October 3, 2012 § 1 Comment
Days like today are my favorite kind here at O&Z, when the symmetry of politics in Israel and Turkey allows me to write one blog post that covers both countries simultaneously and satisfy all of my blog constituencies at once. Over the last 48 hours or so the prospect of elections in Israel and Turkey have caused rifts at the top of both countries with fighting and accusations of perfidy, some subtle and some decidedly unsubtle, between top government officials. Genuine friendships and relationships of convenience are both nearing the breaking point, which just goes to show you that democratic politics can be both beautiful and ugly at the same time.
Let’s start with Israel, where the Netanyahu-Barak bromance is now officially over and the fighting is out in the open in a very public and nasty way. Yesterday Netanyahu accused Barak of attempting to sabotage U.S.-Israel relations even further for the purpose of then coming across as the reasonable moderate who could repair damaged ties, a charge that Barak promptly denied (shameless plug #1: if you read O&Z last week, this news will not have surprised you). Amir Mizroch does his usual good job of summing up the situation but the upshot is that I don’t see how these two can continue to work together. I am sure that Barak did indeed try to throw Bibi under the bus while he was doing his tour around the U.S. and I am also sure that Netanyahu is busy trashing Barak behind the scenes to his friends in Likud. Barak is pretty clearly flailing around here in an attempt to increase his vote share before the elections and is just hoping that something will stick, whether it be his potshots at Avigdor Lieberman or his rapid backing away from Netanyahu. Given how little of a threat that Barak poses from a political standpoint, I’m not quite sure why Netanyahu is even engaging him rather than just ignoring him since I don’t see any potential upside for Bibi in getting dragged down into a brawl in the mud. In any event, like I wrote last week, I will be surprised if Barak finishes out his term as defense minister (and friend of O&Z Dov Friedman has one-upped me by predicting that Barak will be fired rather than quit). I should also reiterate that unless this is part of history’s most elaborate and well-executed long con, a strike on Iran is simply not in the cards right now. If it were, there would be zero public daylight between Netanyahu and Barak rather than all too public sniping.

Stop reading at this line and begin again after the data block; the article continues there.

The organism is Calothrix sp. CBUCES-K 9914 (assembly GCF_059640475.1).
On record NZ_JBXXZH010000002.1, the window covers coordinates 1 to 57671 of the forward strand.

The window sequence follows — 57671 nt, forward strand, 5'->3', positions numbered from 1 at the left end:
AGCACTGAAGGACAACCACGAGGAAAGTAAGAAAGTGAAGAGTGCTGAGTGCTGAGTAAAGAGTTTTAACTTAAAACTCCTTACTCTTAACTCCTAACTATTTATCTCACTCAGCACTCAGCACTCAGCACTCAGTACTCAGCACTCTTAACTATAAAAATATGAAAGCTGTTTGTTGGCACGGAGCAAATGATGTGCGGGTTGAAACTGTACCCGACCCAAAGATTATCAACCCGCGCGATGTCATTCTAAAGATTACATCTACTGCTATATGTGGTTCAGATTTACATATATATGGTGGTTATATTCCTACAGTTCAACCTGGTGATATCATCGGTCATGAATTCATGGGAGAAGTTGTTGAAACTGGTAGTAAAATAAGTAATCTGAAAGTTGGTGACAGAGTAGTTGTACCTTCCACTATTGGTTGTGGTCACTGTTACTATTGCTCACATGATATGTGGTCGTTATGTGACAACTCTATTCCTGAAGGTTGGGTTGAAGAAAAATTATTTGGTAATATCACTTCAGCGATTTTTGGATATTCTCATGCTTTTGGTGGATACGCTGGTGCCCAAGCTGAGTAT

Moving along to Turkey, the impending inaugural direct election for president is causing some interesting backstabbing as well, but in a much less public way that requires some reading between the lines. Prime Minister Erdoğan is widely believed to covet the top post, which will be infused with newfound power after the AKP replaces the current Turkish constitution with a new version, but current president Abdullah Gül has little desire to vacate the spot. Erdoğan is banking on the fact that he remains a popular figure credited with leading Turkey during a time of unprecedented economic growth and global prestige, but he also knows that he needs a way to sideline Gül so that Gül won’t stick around as prime minister. In this vein, he has been promoting his erstwhile ally (and new AKP member) Numan Kurtulmuş, adding him to the party’s Central Decision and Executive Council and is likely to name him deputy chairman as well (shameless plug #2: if you have been reading O&Z for the past few months, this news will not have surprised you). Gül, however, is showing signs that he will not be pushed aside so easily. In his opening address to parliament this week, Gül implicitly criticized Erdoğan without mentioning him by name in castigating the government on the imprisonment of elected BDP deputies, calling for more joint positions and joint contributions across political party lines (which is squarely aimed at what is taking place during the constitutional drafting process), and then taking a clear shot across the bow on the issue of press freedoms:
The reputation of a country grows when its writers, thinkers, opinion leaders are able to share their views without fear. In the same way, it is fundamental that journalists, newsmen and members of the media as a whole should face no obstacle in fulfilling their responsibility for informing the public. No one should be imprisoned because of expressing their views through the media. A clear distinction must be observed between those who incite violence and those who express an opinion.
This is the opening salvo in what I expect will be some more overt tension to come between Erdoğan and Gül. Turkey’s constitution is going to provide for a newly powerful president, and one of these two men is going to get the job. This relationship is a genuine one though of friendship and mutual respect, unlike the one between Netanyahu and Barak, and so the question that remains to be seen is how nasty things are going to get when all is said and done.